I read the strangest story the other day, about a fourth-century desert monk named Abba Paul.
Like many of the hermits of his day, Paul wove baskets as he prayed each day. Unlike them, however, he lived far enough away from the city to make it impractical to transport his baskets to the city and sell them for a meager income. His contemporary John Cassian wrote that Abba Paul:
could not do any other work to support himself because his dwelling was separated from towns and from habitable land by a seven days’ journey through the desert…and transportation cost more than he could get for the work he did. [Nevertheless], he used to collect palm fronds and always exact a day’s labor from himself just as if this were his means of support. And when his cave was filled with a whole year’s work, he would burn up what he had so carefully toiled over each year [and begin again.]
So what’s the point of working…for nothing?
What’s the value in sticking to such a routine?
I thought about Abba Paul’s odd discipline last night when I attended the first installment of a seven-week Life In The Spirit Seminar (LISS) at my parish. Truth is, I felt a bit conflicted about signing up for the seminar, not because I didn’t expect to be showered with spiritual gifts…but because the schedule for this LISS promised to interrupt one of my most cherished spiritual routines.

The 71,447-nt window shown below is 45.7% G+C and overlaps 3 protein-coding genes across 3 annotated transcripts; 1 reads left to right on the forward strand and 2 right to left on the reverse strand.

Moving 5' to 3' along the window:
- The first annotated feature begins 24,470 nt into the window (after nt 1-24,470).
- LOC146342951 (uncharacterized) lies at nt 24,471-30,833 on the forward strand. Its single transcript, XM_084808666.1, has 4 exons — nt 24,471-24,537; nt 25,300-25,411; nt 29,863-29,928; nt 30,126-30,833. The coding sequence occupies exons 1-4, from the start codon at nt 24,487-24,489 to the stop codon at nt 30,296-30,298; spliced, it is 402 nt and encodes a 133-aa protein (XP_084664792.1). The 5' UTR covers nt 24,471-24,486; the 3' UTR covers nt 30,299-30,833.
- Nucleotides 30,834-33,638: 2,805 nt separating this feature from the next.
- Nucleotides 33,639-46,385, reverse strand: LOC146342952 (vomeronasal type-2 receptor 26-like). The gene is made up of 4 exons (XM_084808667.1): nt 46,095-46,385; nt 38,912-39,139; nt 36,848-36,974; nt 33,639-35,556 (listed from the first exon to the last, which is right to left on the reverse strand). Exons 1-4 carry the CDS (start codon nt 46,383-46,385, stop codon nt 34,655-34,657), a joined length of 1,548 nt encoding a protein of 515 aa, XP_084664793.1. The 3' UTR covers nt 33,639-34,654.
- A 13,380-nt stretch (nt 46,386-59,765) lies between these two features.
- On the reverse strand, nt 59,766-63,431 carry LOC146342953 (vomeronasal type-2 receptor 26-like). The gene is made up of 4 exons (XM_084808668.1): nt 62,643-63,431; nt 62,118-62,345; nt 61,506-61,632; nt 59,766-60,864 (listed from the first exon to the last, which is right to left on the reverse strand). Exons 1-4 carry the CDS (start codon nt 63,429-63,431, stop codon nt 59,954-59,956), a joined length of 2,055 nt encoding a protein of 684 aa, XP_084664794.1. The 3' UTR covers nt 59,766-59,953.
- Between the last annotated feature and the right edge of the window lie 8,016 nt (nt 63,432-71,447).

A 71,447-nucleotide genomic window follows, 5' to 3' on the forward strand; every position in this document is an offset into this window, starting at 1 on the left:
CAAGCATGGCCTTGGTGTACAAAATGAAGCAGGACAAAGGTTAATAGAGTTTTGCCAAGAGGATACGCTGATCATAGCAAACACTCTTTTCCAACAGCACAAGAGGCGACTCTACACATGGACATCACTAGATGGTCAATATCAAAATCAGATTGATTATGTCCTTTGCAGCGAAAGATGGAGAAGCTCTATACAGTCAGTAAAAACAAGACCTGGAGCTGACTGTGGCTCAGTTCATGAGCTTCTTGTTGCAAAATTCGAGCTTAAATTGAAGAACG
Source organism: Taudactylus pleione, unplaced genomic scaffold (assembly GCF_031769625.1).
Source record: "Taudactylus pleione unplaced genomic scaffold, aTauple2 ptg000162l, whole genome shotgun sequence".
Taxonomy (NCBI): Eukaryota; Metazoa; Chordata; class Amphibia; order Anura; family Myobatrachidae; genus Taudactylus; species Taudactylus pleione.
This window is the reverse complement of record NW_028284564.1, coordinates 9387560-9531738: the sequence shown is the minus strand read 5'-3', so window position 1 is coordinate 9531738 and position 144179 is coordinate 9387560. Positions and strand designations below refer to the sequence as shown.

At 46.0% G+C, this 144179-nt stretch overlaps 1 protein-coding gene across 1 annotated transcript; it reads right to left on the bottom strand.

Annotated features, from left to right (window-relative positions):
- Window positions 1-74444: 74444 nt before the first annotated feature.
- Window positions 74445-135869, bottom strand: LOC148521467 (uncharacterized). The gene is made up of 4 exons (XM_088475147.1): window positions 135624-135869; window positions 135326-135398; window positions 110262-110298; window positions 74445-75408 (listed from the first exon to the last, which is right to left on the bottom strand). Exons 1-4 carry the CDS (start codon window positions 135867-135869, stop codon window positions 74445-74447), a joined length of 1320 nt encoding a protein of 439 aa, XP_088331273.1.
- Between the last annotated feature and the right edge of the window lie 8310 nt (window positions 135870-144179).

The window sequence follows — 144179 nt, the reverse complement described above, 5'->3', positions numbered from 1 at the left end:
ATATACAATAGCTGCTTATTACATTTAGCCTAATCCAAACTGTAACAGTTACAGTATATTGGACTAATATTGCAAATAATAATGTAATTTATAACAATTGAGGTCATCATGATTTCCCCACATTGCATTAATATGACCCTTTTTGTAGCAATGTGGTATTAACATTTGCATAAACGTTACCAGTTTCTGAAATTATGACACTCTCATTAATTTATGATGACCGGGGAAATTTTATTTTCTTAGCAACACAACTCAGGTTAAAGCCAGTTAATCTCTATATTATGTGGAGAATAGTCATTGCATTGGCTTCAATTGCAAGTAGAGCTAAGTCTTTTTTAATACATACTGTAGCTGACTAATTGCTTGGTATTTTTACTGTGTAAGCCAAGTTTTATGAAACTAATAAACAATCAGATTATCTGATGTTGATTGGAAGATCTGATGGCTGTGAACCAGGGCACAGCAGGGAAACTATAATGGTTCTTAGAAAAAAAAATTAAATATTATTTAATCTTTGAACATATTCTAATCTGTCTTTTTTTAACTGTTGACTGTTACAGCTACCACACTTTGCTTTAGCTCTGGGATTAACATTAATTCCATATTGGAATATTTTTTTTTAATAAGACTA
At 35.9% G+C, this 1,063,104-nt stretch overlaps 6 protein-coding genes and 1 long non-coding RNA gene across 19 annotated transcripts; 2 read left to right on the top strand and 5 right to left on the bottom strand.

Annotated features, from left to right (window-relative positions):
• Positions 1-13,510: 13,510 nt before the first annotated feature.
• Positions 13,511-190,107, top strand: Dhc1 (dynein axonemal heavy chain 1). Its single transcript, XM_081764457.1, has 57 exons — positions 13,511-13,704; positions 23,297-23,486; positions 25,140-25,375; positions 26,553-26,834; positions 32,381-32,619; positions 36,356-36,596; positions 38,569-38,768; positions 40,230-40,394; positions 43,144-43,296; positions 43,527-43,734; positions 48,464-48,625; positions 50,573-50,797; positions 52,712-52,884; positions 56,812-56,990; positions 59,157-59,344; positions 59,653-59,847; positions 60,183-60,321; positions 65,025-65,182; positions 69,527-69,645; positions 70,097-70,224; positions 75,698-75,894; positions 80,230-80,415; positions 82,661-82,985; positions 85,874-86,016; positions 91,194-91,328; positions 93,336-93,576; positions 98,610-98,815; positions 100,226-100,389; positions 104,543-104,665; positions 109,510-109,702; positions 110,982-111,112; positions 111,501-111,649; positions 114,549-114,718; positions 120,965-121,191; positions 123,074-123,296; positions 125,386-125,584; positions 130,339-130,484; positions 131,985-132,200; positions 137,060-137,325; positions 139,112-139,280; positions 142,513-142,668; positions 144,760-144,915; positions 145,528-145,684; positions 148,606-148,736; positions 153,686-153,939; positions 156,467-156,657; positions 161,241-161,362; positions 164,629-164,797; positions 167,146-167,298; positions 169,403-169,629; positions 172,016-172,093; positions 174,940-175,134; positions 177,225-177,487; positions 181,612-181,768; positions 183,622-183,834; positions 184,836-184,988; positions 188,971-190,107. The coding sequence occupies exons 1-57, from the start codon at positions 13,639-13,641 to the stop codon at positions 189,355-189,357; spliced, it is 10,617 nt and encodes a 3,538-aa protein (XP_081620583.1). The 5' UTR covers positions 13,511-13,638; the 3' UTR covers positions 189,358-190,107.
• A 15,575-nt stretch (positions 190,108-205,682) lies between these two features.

For about a dozen years now, I’ve met almost every Monday night with a handful of my brothers-in-Christ in a faith-sharing group. Looking back, I’m amazed at the many blessings that have been nurtured in my life by this particular prayer habit. And signing up for LISS meant I’d have to let it go – at least for a time; let it go for, by far, the longest stretch in the decade+ that we’ve been getting together.
I didn’t make the decision unilaterally. We took a vote in the small group – and it was pretty much unanimous: We’d all try to make the LISS sessions in lieu of our regular Monday night meeting this June and July. And sure enough – many of the guys were there last evening, scattered around the crowd of 120 or so folks gathered in the Parish Center.
The blessings came in bunches, too – beautiful praise music; a talk by Bishop Robert Hermann (fast becoming one of my all-time favorite churchmen); a wonderful witness given by a young woman I’ve known for years; and some time spent in small-group faith sharing. Granted, it wasn’t with my regular band of brothers…but at least a part of my Monday night routine remained intact.
So it was both familiar…and brand new. Sort of like the baskets woven by Abba Paul: Baskets…from which he had to consciously break free…in order to keep his heart open to the stirrings of the Spirit.
Imagine my surprise, then, to read the LISS prayer that we participants were all encouraged to say at the beginning of our day today:
I want to step back from my daily routine, God. I want to see Your hand in my life. Show me how to recognize Your presence…
We’ve all prayed, I suppose, to be like clay in the Potter’s hand. But this is a new experience for me: Praying for a break from my habits, even the healthy ones.
Praying for perspective — just the spiritual gift we need, perhaps, to keep from becoming a spiritual basket-case, enslaved to routine.
Let us pause now…to recall that we are in the presence of the Holy One.